Other characteristics
 Obesity8691 (27.0)4708 (17.5)22.92972 (23.6)3040 (24.2)1.3
 Smoking1865 (5.8)1266 (4.7)4.8758 (6.0)755 (6.0)0.1
 Combined comorbidity score0.4 (1.4)0.4 (1.5)0.10.5 (1.5)0.5 (1.5)0.0

Values are mean (SD) or n (%). SGLT2 indicates sodium-glucose cotransporter-2 inhibitor.

* Select pooled baseline characteristics after 1:1 propensity score matching. See Tables I through IV in the Data Supplement for information on all baseline covariates before and after propensity score matching for each database.

† Available for 15% of patients.

Primary Analysis

Before propensity score matching, there were 258 events for the composite cardiovascular end point (IR per 1000 person-years, 9.5) among SGLT2i initiators (mean follow-up, 11.3 months) compared with 374 events (IR, 14.6) among sulfonylurea initiators (10.1 months), corresponding to an unadjusted pooled HR of 0.70 (95% CI, 0.60–0.82).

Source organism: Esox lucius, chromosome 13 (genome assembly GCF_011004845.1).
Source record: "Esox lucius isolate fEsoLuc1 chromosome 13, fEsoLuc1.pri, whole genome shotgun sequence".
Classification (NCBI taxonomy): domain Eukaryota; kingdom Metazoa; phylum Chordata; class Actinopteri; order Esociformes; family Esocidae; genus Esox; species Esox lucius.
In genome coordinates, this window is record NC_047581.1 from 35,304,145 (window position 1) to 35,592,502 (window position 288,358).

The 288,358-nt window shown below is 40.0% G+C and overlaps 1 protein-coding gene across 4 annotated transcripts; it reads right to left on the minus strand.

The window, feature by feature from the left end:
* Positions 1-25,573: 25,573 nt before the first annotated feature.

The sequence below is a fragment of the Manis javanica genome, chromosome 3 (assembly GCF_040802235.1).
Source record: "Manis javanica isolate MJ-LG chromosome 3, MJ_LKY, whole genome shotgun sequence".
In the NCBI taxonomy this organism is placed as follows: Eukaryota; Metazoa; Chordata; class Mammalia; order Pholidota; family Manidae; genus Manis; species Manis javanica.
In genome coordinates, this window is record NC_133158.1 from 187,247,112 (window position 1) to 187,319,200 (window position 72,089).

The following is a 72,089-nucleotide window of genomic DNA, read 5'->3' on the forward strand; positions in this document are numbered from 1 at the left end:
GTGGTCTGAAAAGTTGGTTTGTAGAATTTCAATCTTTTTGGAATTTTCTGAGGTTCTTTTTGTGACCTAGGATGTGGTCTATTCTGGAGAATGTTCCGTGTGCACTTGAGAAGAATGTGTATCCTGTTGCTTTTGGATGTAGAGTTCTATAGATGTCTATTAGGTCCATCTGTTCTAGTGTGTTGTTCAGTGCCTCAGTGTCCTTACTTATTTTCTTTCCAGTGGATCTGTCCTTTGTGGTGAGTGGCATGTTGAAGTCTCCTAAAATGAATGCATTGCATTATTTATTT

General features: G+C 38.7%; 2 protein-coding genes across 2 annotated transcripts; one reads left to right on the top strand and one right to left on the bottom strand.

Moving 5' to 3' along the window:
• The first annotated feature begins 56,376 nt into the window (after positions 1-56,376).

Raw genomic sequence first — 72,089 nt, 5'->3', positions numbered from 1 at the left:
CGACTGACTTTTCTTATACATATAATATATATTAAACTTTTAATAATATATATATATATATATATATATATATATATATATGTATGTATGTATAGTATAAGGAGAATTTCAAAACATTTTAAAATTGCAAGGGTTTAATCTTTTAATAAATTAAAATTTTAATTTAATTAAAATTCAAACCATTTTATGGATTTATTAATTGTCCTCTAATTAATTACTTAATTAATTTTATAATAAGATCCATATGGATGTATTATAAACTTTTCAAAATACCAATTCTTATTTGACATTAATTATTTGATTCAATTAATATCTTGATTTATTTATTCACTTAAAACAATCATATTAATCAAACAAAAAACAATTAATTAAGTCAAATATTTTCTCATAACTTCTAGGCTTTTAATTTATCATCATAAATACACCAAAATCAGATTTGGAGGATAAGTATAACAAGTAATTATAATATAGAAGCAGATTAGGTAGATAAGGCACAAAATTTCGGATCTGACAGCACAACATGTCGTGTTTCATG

In the propensity score–matched cohort, there were 107 composite cardiovascular end point events (IR, 9.9) among patients who initiated a SGLT2i (10.4 months) compared with 129 events (IR, 13.0) among patients who initiated a sulfonylurea (9.4 months), corresponding to a pooled adjusted HR of 0.76 (95% CI, 0.59–0.98). Table 2 shows the pooled number of events, IRs, and HRs for the primary analysis before and after propensity score matching across the 3 databases (see Table VII in the Data Supplement for database-specific information on number of events and IRs).

Table 2. Risk of Composite Cardiovascular End Point and Heart Failure Hospitalization Before and After Propensity Score Matching

VariableBefore matchingAfter matching
SGLT2i (n=32 221)Sulfonylurea (n=26 894)SGLT2i (n=12 584)Sulfonylurea (n=12 584)
Composite cardiovascular end point*